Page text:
We can exert our authority by using our mouth to verbally praise Him, which empowers Him to bless us the way He wants to.
When the evil spirit descended on Saul, David played music and the spirit departed (1 Samuel 16:23).
The music David played was to worship God. It demonstrated the power of praise.

Scripture References
Luke 10:19
Isaiah 43:21
Acts 16: 25, 26
1 Peter 2:9
Exodus 15:11
Colossians 2:6, 7
Psalm 150: 6
Psalm 22:3
Revelation 4:11
Psalm 69:30, 31
Psalm 8:2
1 Samuel 16:23

How Praise Releases Spiritual Authority

God has given us spiritual authority over everything in heaven, in earth, and under the earth, and praising Him invokes that authority and paralyzes the devil. The mistaken belief that God is in complete control is contradicted when we read in the book of Genesis that He gave Adam and Eve authority over all the earth. Because of their fall and the loss of that authority, Jesus came to restore it to us, as well as to give us dominion over heaven and hell as well. With that in mind, we must remember that God will not come down from heaven simply to get the devil off our back. As Believers, we are expected to use our power to do this ourselves.

God has given us something that many of us still do not realize we have.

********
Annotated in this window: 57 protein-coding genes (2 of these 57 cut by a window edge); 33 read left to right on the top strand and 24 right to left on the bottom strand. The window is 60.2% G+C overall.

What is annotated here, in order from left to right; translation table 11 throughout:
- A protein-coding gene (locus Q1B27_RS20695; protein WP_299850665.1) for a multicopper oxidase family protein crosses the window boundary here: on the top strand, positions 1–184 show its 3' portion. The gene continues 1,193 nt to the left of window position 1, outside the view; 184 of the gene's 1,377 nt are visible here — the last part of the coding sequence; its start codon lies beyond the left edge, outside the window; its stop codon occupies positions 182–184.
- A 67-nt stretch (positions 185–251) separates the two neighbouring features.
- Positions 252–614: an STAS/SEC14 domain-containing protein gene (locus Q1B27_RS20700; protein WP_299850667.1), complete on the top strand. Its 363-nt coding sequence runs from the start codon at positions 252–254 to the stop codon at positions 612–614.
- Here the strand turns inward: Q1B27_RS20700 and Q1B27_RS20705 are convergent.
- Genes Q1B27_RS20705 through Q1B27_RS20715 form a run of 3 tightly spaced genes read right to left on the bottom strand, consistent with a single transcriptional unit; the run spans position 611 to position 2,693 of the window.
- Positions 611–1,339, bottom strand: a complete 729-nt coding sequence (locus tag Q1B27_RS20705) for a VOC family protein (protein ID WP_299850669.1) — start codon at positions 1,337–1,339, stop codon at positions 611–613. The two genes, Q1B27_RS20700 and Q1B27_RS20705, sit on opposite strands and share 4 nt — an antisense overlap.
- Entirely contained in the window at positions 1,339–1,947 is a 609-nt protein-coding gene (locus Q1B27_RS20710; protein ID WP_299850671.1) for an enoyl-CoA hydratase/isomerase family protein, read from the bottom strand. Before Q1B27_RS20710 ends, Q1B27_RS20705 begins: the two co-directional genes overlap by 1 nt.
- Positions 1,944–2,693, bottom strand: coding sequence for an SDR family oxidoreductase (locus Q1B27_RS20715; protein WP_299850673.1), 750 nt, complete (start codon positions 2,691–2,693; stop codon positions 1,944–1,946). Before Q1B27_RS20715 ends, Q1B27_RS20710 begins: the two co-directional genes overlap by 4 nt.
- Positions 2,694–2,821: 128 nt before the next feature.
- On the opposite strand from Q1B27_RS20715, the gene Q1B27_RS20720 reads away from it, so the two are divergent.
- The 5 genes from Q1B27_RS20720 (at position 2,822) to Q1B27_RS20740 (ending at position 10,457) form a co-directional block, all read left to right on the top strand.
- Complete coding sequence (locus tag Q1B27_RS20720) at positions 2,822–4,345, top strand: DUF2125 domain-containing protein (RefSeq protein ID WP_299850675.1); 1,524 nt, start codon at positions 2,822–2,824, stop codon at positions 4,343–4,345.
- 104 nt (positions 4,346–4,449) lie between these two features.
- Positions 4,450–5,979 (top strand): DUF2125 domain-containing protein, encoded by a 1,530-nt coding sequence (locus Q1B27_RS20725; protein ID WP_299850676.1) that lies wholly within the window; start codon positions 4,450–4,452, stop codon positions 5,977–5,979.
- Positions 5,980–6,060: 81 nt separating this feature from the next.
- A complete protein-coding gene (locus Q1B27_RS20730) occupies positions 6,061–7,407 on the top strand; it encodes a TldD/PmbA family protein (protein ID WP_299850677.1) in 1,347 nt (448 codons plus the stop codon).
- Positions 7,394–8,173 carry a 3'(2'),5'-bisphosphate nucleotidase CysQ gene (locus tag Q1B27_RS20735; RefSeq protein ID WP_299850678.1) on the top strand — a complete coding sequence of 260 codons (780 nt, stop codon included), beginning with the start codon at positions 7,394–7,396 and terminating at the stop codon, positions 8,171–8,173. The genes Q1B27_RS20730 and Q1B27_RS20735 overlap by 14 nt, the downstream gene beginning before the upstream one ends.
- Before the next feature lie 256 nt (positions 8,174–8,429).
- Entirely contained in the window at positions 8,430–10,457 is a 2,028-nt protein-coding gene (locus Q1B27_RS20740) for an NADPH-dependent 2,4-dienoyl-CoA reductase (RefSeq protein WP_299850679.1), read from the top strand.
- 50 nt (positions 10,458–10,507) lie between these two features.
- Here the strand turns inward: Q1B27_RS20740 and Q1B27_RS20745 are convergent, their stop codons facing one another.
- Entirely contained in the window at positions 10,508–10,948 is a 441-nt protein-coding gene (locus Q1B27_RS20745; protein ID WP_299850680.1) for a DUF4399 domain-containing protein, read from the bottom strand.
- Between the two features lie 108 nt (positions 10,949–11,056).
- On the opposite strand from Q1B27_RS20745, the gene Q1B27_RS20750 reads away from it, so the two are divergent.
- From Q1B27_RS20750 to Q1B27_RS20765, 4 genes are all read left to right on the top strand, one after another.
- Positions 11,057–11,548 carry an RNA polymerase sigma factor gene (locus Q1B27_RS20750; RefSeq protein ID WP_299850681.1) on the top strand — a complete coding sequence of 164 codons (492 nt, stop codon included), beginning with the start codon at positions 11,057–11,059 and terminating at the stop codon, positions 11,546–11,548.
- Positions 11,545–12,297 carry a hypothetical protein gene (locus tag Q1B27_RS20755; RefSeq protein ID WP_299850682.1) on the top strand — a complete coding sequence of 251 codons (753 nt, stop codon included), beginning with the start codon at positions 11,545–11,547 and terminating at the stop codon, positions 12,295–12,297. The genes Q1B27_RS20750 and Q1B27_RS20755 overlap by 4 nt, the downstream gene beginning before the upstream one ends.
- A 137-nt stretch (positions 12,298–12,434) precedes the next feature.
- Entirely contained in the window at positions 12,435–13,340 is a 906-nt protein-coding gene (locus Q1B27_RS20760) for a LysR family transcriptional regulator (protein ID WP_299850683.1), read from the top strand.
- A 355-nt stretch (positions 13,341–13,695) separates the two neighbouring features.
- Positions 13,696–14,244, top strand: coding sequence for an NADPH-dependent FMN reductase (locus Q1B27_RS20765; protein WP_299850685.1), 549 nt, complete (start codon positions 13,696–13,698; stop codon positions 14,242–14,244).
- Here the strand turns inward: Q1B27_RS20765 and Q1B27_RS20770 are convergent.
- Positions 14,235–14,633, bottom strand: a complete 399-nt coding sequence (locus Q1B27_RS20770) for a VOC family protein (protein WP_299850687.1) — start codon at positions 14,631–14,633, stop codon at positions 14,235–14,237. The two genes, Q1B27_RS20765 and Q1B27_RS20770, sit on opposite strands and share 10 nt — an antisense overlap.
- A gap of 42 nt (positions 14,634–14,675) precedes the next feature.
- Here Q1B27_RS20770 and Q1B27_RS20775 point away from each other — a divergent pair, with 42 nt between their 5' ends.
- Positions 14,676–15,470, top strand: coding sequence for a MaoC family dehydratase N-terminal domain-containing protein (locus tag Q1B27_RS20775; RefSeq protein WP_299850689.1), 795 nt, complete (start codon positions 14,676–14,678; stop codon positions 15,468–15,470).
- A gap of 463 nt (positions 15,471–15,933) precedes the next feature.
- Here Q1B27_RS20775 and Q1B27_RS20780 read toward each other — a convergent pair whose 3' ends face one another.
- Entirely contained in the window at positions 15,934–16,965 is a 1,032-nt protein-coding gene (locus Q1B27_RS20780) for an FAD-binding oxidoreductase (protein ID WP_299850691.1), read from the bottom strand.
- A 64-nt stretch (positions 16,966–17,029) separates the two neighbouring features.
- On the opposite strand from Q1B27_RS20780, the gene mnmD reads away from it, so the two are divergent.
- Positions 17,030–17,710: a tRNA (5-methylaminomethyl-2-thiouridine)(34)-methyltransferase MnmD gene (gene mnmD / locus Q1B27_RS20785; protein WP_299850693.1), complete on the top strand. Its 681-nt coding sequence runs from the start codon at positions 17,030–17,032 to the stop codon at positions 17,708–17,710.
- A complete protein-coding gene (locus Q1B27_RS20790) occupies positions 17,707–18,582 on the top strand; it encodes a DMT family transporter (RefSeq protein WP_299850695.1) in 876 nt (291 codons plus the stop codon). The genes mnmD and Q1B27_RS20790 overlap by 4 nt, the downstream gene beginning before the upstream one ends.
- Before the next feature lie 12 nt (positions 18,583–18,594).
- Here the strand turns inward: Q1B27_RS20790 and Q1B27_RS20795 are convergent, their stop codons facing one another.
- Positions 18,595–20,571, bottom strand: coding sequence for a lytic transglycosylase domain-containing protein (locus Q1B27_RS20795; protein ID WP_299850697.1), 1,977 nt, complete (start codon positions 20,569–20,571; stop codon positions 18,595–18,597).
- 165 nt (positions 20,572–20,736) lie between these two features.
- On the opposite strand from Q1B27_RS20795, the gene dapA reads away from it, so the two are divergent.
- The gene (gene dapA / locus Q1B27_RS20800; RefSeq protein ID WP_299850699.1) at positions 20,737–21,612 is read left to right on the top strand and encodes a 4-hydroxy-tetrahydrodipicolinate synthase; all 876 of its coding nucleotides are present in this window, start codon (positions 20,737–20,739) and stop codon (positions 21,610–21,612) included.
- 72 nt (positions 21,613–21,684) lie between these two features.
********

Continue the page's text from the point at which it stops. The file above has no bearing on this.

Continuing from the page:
Jesus gives us power over the enemy, and He promises that nothing shall hurt us (Luke 10:19).
The dominion we possess is even greater than what Adam and Eve had.
When Jesus was resurrected, He had authority over everything in heaven, in earth, and under the earth (Philippians 2:10).
When He gave us that same power, we then became responsible for using our authority to activate it.
When we refuse to use it, we limit God’s ability to intervene in situations on our behalf.
Our words and actions will empower either God or the devil to operate in our life.
We must walk in Jesus Christ, rooted and built up in Him and constantly giving Him thanks (Colossians 2:6, 7).
This establishes our faith.
Praise and thanksgiving have real power in deciding the outcome of situations.
Giving thanks to God paralyzes the devil, and allows Him to move in our life.